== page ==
January 26, 2020
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Federal grant will help pregnant women in Maine who have opioid use disorder

Courtesy of Pines Health Service
Courtesy of Pines Health Service
Pines Health Services is a recipient of a $5.3 million federal grant aiming to take on the opioid crisis by improving medical care for pregnant women who have opioid use disorders.

PRESQUE ISLE, Maine — Two health care providers with a County presence are among the recipients of a $5.3 million federal grant aiming to take on the opioid crisis by improving medical care for pregnant women who have opioid use disorders, Maine health officials said on Tuesday.

Northern Light Health and Pines Health Services are two of six partners that the Maine Department of Health and Human Services will collaborate with to improve care to opioid-affected mothers and their young children. Pines Health has facilities in Presque Isle, Caribou and Van Buren, while Northern Light has a presence in Presque Isle, Caribou, Mars Hill and Fort Fairfield, among other locations in the state.

Other facilities around the state that will participate include MaineGeneral Medical Center, MaineHealth, Mid Coast-Parkview Hospital and Penobscot Community Health Care.

Maine was one of 10 states picked by the Centers for Medicare and Medicaid Services, a federal agency under the U.S. Department of Health and Human Services, to standardize the Maternal Opioid Misuse model nationwide.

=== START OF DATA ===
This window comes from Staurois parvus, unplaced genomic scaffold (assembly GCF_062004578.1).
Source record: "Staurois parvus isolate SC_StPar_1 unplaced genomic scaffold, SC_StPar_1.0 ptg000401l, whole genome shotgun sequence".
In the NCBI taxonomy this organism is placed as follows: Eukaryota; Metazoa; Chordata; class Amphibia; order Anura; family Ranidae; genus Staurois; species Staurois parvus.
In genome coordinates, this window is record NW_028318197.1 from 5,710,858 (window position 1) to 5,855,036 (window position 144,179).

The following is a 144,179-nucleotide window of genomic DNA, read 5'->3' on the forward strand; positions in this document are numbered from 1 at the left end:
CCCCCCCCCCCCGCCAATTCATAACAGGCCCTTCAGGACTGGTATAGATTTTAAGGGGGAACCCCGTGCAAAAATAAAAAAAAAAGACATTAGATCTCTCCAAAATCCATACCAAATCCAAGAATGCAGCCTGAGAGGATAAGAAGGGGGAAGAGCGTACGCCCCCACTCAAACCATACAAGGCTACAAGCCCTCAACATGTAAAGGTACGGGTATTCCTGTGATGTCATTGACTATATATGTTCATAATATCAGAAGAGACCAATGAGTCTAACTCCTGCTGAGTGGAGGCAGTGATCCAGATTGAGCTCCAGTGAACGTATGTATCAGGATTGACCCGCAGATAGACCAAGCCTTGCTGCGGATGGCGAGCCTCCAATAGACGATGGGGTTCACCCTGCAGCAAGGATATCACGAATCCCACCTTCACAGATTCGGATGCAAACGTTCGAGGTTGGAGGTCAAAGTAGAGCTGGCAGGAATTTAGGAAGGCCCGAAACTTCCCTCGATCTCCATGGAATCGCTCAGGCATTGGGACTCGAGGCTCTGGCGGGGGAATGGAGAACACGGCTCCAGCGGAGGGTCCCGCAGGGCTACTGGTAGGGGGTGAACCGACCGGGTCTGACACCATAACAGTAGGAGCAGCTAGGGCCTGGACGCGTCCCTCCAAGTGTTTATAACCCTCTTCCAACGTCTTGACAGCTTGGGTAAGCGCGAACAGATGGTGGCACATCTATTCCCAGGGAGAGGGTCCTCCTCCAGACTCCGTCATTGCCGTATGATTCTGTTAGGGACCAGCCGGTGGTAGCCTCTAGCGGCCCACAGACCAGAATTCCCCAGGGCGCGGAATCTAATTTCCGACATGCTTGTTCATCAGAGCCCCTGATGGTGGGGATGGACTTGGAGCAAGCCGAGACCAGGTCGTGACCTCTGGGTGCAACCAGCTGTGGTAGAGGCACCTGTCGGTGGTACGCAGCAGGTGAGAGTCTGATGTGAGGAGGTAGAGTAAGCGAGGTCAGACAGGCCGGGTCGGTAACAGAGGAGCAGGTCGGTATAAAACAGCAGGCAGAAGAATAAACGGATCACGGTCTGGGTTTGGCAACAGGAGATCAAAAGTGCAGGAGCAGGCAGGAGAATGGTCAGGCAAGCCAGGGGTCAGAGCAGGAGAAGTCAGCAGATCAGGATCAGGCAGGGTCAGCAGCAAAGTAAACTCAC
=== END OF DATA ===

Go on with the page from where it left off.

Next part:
“This award will bolster our aggressive response to the opioid crisis under the leadership of Governor Mills,” Maine DHHS Commissioner Jeanne Lambrew said. “Ensuring the health and well-being of mothers, children and families affected by opioid use disorder is key to our success.”

Maine will create a statewide system to treat women with substance use disorders through MaineCare, which primarily provides health coverage to low-income residents of the state.

Treatment will be provided to mothers with opioid use disorder during their pregnancies and postpartum. The program will also provide high-quality treatment for infants born from mothers with the condition.

By the third year of the program, DHHS hopes to create a “sustainable” way to continue funding the program through MaineCare, so that it can survive beyond the five-year timetable.

The County has substance abuse rates that transcend Maine’s statewide levels. Yet, in 2016, it had the lowest rate of substance abuse-related calls to the 2-1-1 medical resource hotline in the state.

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